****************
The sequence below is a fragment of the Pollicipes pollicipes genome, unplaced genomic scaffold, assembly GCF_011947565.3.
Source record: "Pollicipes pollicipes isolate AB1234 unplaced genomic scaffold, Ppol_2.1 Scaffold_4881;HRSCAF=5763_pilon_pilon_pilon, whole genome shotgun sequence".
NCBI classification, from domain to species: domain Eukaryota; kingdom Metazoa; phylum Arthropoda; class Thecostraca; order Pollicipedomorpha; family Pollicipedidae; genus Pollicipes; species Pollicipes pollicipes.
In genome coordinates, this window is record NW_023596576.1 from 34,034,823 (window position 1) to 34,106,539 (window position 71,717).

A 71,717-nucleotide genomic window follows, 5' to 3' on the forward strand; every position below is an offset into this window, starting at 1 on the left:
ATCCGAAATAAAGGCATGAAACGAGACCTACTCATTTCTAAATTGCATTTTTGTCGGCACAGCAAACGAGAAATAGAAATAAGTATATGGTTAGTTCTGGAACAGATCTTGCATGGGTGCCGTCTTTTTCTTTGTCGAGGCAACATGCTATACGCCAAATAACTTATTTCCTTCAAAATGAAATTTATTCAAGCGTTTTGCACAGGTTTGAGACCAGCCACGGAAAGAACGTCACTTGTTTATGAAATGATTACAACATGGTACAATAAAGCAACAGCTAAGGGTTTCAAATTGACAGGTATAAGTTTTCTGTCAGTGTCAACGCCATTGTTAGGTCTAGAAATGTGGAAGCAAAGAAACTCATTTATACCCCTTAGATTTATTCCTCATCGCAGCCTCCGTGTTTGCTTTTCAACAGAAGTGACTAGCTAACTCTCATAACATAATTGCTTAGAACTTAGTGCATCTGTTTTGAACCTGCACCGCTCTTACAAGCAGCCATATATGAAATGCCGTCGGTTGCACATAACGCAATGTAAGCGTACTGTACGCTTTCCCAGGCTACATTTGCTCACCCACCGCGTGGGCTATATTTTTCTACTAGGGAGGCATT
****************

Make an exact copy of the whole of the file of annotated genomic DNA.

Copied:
The sequence below is a fragment of the Pollicipes pollicipes genome, unplaced genomic scaffold, assembly GCF_011947565.3.
Source record: "Pollicipes pollicipes isolate AB1234 unplaced genomic scaffold, Ppol_2.1 Scaffold_4881;HRSCAF=5763_pilon_pilon_pilon, whole genome shotgun sequence".
NCBI classification, from domain to species: domain Eukaryota; kingdom Metazoa; phylum Arthropoda; class Thecostraca; order Pollicipedomorpha; family Pollicipedidae; genus Pollicipes; species Pollicipes pollicipes.
In genome coordinates, this window is record NW_023596576.1 from 34,034,823 (window position 1) to 34,106,539 (window position 71,717).

A 71,717-nucleotide genomic window follows, 5' to 3' on the forward strand; every position below is an offset into this window, starting at 1 on the left:
ATCCGAAATAAAGGCATGAAACGAGACCTACTCATTTCTAAATTGCATTTTTGTCGGCACAGCAAACGAGAAATAGAAATAAGTATATGGTTAGTTCTGGAACAGATCTTGCATGGGTGCCGTCTTTTTCTTTGTCGAGGCAACATGCTATACGCCAAATAACTTATTTCCTTCAAAATGAAATTTATTCAAGCGTTTTGCACAGGTTTGAGACCAGCCACGGAAAGAACGTCACTTGTTTATGAAATGATTACAACATGGTACAATAAAGCAACAGCTAAGGGTTTCAAATTGACAGGTATAAGTTTTCTGTCAGTGTCAACGCCATTGTTAGGTCTAGAAATGTGGAAGCAAAGAAACTCATTTATACCCCTTAGATTTATTCCTCATCGCAGCCTCCGTGTTTGCTTTTCAACAGAAGTGACTAGCTAACTCTCATAACATAATTGCTTAGAACTTAGTGCATCTGTTTTGAACCTGCACCGCTCTTACAAGCAGCCATATATGAAATGCCGTCGGTTGCACATAACGCAATGTAAGCGTACTGTACGCTTTCCCAGGCTACATTTGCTCACCCACCGCGTGGGCTATATTTTTCTACTAGGGAGGCATT